Standing just a shade under 7-feet, New Jersey’s own Billy Paultz was a towering figure in the ABA. With hair flopping around, The Whopper, as he became known, averaged a double-double in his time with the Nets.
With his wide frame and a great understanding of the game, he quickly became a big contributor to the mid-‘70s powerhouse that was the New York Nets.
With his rebounding ability and his soft touch around the hoop, he and The Doctor, Julius Erving, brought the ABA trophy to home to Long Island in 1974.
Watching grainy game film of him playing, you would be surprised that he was as good as he was. He was physically one of the largest people on the court and naturally dominated the paint, but the way he moved up and down the court resembled more of a rhino stampeding.
His size and stature only contributed to a great basketball mind.
"I have realized that I’m not the overpowering center. […] I have always been the type of player that can do a little bit of everything. I add defensive stability, can shoot when I’m in position, set picks to get people free and am smart enough to pick out the open man in double-team situations."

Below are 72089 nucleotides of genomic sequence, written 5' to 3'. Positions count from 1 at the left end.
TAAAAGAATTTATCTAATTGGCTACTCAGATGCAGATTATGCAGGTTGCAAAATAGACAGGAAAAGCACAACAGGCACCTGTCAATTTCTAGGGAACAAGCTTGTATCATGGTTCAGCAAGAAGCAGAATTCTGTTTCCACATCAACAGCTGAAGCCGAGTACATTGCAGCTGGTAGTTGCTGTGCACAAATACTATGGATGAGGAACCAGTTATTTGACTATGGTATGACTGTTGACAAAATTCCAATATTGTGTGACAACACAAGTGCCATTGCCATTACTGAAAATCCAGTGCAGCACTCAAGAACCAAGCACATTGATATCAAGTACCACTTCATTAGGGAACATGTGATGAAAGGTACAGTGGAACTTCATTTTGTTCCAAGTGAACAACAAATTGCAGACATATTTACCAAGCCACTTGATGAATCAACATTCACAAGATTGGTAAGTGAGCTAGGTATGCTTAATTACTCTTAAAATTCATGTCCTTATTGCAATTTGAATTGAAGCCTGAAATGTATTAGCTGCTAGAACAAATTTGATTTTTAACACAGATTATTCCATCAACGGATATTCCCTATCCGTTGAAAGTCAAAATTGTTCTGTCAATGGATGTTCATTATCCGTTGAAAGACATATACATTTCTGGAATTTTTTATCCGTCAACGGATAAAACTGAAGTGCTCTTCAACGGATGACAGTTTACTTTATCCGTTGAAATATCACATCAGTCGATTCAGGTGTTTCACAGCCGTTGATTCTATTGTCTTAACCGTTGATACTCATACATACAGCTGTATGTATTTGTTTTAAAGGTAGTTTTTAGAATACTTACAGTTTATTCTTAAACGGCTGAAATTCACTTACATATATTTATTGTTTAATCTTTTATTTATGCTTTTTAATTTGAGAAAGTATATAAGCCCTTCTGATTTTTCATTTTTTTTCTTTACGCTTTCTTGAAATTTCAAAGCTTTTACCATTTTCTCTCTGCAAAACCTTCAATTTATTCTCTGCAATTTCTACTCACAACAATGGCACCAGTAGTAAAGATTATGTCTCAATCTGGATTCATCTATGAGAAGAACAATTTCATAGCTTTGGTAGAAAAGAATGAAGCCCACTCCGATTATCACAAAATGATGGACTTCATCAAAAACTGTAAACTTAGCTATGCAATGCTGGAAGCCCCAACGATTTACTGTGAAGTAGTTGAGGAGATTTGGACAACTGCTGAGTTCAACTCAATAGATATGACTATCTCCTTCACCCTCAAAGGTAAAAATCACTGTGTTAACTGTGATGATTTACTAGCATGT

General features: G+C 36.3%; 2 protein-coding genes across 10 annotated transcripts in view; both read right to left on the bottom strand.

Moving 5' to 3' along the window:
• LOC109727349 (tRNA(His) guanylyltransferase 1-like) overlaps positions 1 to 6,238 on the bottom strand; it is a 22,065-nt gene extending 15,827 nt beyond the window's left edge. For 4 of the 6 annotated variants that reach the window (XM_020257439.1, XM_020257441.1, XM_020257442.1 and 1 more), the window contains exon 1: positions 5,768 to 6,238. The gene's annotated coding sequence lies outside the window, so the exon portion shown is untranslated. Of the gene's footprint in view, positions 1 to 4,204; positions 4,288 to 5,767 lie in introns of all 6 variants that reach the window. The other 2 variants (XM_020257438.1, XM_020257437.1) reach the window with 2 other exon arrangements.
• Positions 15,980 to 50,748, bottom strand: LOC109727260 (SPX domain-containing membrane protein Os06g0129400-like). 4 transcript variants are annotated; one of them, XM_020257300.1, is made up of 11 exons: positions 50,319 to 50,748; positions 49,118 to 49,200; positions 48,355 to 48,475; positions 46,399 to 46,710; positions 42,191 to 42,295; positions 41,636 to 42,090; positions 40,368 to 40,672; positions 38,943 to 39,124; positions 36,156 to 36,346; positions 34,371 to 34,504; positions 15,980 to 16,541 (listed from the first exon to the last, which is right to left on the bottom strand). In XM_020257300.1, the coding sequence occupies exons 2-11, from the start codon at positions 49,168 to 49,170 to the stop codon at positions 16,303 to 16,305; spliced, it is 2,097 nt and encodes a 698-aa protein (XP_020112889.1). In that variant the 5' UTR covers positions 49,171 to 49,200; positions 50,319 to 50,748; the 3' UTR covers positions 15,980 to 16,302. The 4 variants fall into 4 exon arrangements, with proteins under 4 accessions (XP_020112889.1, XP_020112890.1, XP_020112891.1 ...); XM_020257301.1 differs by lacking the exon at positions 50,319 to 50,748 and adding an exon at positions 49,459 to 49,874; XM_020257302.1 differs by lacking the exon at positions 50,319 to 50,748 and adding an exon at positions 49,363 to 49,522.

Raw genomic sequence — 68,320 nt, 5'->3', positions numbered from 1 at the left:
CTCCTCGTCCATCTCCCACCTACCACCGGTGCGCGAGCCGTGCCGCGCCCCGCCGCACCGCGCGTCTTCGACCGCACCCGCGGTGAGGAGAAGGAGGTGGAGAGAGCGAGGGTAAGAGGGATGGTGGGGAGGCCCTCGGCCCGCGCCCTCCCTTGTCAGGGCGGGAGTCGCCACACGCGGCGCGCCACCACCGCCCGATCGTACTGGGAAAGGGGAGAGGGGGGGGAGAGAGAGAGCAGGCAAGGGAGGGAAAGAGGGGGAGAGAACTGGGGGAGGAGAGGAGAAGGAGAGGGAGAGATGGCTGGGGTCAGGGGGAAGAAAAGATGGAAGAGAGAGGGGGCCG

He shot at an even 50 percent as a Net and close to 73 percent from the free throw line. He was no Kareem, but he did have a smooth sky hook too.
In 1975, Paultz was traded to the San Antonio Spurs, where he spent most of his 15-year career.
He got another shot at a ring in 1981 with the Cinderella Houston Rockets, taking down the reigning champion Los Angeles Lakers in the first round, followed by the Spurs and Kansas City Kings.
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But in the Eastern Conference, there was a resurgent dynasty gaining steam in Boston and the Celtics beat the Rockets 4-2.
After spending two more seasons with Houston, he bounced around, spending time in Atlanta and Utah before retiring in 1985. By the end of his 15-year career, he had made the playoffs every year he played professional basketball, both in the NBA and ABA.
Today, in his late 60s, he resides in Texas, spending time as a car salesman, according to a 2011 interview.